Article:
Diwali Gel Prints

Our Diwali consists of hanging paper lanterns and lighting lamps, and we continue with the lanterns for 12 days until another festival, Tulasi Pooja. This festival has us worshiping the sacred Tulasi plant. Following this, the lanterns finally come down, and go into the attic until next year. 🙂

I made some gel prints to represent Diwali, and I think a few of them also apply to the 12 subsequent days. The lanterns might finally be off now, but it feels wonderful to have these prints remind me of the festivals!

I used stencils for both the background and the foreground. Getting the prints to come out well in as few attempts as possible is still a trick I haven’t got the hang of, but I’ve noticed that once they start turning out good, they keep turning out good for a while…

I might still be in a jewelry funk, but I’m glad there’s still some creativity in me to channel in another direction while I wait for the jewelry mojo to return. 🙂 If I keep at the gel printing, I’ll probably start an art journal instead of picking up random pieces of paper.

Advertisements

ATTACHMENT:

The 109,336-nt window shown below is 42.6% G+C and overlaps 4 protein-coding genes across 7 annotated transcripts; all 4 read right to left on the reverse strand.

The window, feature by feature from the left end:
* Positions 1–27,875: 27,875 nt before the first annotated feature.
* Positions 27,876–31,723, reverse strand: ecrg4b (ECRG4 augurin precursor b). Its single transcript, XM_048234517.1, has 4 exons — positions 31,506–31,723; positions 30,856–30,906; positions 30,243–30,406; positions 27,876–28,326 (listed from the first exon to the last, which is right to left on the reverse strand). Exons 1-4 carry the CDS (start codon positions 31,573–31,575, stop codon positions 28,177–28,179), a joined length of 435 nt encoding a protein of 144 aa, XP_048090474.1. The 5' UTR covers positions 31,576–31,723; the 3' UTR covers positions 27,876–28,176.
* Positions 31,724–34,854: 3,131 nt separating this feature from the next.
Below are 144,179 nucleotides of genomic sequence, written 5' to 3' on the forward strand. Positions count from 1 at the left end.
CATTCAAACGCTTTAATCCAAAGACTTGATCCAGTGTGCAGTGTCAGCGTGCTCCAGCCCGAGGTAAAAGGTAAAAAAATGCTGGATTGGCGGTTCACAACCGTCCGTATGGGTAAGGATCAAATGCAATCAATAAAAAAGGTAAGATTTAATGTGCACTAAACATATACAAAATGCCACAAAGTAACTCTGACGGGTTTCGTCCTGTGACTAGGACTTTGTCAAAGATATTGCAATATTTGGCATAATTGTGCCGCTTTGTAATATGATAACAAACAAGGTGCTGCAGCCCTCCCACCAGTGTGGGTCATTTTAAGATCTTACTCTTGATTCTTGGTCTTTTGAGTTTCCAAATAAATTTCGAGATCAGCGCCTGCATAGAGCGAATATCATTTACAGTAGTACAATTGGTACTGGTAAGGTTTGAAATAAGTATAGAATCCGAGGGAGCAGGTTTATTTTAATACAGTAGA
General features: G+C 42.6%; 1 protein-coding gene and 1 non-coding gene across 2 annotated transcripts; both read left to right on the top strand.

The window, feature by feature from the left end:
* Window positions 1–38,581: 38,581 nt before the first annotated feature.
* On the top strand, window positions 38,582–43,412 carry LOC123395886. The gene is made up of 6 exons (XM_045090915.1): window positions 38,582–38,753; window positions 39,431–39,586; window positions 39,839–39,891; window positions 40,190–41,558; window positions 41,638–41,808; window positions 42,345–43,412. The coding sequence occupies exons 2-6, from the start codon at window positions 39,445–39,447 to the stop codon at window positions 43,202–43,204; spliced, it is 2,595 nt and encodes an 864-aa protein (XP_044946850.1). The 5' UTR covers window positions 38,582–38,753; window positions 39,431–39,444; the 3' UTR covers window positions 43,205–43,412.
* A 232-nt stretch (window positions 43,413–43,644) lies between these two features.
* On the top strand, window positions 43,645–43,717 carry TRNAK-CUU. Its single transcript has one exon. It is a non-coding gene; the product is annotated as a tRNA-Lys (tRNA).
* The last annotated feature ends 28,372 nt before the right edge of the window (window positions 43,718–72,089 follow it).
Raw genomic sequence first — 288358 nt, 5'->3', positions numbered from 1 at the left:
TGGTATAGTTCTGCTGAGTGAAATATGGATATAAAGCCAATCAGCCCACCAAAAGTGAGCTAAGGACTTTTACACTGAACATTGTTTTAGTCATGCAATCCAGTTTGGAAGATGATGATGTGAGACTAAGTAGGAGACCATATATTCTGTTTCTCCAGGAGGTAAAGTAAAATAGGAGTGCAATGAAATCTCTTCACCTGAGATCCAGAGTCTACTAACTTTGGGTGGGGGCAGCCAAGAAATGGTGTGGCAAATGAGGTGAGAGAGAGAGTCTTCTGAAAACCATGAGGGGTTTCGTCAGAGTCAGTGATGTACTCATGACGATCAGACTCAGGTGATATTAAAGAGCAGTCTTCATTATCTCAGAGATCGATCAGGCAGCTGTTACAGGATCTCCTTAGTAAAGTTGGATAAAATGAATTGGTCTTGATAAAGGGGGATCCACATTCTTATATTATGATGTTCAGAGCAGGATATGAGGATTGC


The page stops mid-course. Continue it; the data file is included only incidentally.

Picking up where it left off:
Something New…

I’ve been seeing a dip in my creative mojo as far as my usual pursuits are concerned. Instead of trying to channel energy into forced jewelry making, I tried out random new things – not really jewelry-related – for a creativity lift. One was some basic weaving, and the other, gel printing (or mono printing with gel plates.)

Gel printing is a lot of fun, and I think it’ll be super-addictive if I keep at it. Acrylics are a staple in our arsenal anyway, and my sister already owns a Gelli Plate, so it was a no-brainer to get it all together on my work table and have some unplanned fun.

Gel Printing Trial

Gel printing itself is very simple – the most basic process involves applying an even coat of one or more colors of acrylic paint on the gel plate, placing a paper sheet face down onto the plate, lightly burnishing the paper to transfer the paint onto it, peeling back the paper and admiring your print. Stencils or stamps can be used to add visual texture and definition to the print, and layering your prints makes complex prints possible. Even the leftover pattern on the gel plate can be used to get a ghost print, which in itself could turn out interesting. So many possibilities!

For this session, my very first, I played with just one texture – a mesh bag. It took me a few tries to use the brayer/roller right. (The brayer is used to spread and mix colors as a thin layer.) Very soon, I ended up with some hardened paint on a part of the brayer, which I spent an afternoon removing – if left as is, that uneven paint layer would make future brayer applications uneven.

I’ll need practice if I want the prints to turn out better, but right now, the idea is to not think much and just enjoy a creative break, and this is the perfect activity for that. Each print turns out different, and the slightly unpredictable nature of the results make it easy to let go. I’ll definitely do more gel printing, though I have no idea what I’ll do with the prints! 🙂